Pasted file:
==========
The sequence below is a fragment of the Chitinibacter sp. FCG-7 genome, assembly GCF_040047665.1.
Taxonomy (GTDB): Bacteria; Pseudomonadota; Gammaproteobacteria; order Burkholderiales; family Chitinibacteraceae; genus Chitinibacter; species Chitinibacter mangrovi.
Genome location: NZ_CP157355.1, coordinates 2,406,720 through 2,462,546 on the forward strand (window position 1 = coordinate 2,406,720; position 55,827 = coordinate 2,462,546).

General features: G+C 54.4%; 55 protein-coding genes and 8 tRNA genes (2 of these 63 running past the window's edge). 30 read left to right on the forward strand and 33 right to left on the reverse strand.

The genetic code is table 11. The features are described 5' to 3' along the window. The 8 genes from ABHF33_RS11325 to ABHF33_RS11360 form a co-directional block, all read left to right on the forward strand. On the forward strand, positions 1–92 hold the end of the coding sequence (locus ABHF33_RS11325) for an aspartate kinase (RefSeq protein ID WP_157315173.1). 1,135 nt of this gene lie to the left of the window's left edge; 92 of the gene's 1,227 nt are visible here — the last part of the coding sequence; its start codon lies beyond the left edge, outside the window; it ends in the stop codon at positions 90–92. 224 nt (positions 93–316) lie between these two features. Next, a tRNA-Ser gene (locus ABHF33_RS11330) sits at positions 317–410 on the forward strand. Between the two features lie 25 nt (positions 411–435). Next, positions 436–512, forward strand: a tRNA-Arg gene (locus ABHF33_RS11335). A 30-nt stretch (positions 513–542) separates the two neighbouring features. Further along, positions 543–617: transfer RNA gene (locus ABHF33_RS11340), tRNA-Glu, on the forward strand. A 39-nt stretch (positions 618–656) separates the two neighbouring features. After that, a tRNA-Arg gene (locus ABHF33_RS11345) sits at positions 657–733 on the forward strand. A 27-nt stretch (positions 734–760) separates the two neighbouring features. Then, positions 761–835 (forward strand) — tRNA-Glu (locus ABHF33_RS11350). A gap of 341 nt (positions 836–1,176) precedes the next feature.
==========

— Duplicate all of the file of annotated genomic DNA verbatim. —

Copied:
The sequence below is a fragment of the Chitinibacter sp. FCG-7 genome, assembly GCF_040047665.1.
Taxonomy (GTDB): Bacteria; Pseudomonadota; Gammaproteobacteria; order Burkholderiales; family Chitinibacteraceae; genus Chitinibacter; species Chitinibacter mangrovi.
Genome location: NZ_CP157355.1, coordinates 2,406,720 through 2,462,546 on the forward strand (window position 1 = coordinate 2,406,720; position 55,827 = coordinate 2,462,546).

General features: G+C 54.4%; 55 protein-coding genes and 8 tRNA genes (2 of these 63 running past the window's edge). 30 read left to right on the forward strand and 33 right to left on the reverse strand.

The genetic code is table 11. The features are described 5' to 3' along the window. The 8 genes from ABHF33_RS11325 to ABHF33_RS11360 form a co-directional block, all read left to right on the forward strand. On the forward strand, positions 1–92 hold the end of the coding sequence (locus ABHF33_RS11325) for an aspartate kinase (RefSeq protein ID WP_157315173.1). 1,135 nt of this gene lie to the left of the window's left edge; 92 of the gene's 1,227 nt are visible here — the last part of the coding sequence; its start codon lies beyond the left edge, outside the window; it ends in the stop codon at positions 90–92. 224 nt (positions 93–316) lie between these two features. Next, a tRNA-Ser gene (locus ABHF33_RS11330) sits at positions 317–410 on the forward strand. Between the two features lie 25 nt (positions 411–435). Next, positions 436–512, forward strand: a tRNA-Arg gene (locus ABHF33_RS11335). A 30-nt stretch (positions 513–542) separates the two neighbouring features. Further along, positions 543–617: transfer RNA gene (locus ABHF33_RS11340), tRNA-Glu, on the forward strand. A 39-nt stretch (positions 618–656) separates the two neighbouring features. After that, a tRNA-Arg gene (locus ABHF33_RS11345) sits at positions 657–733 on the forward strand. A 27-nt stretch (positions 734–760) separates the two neighbouring features. Then, positions 761–835 (forward strand) — tRNA-Glu (locus ABHF33_RS11350). A gap of 341 nt (positions 836–1,176) precedes the next feature.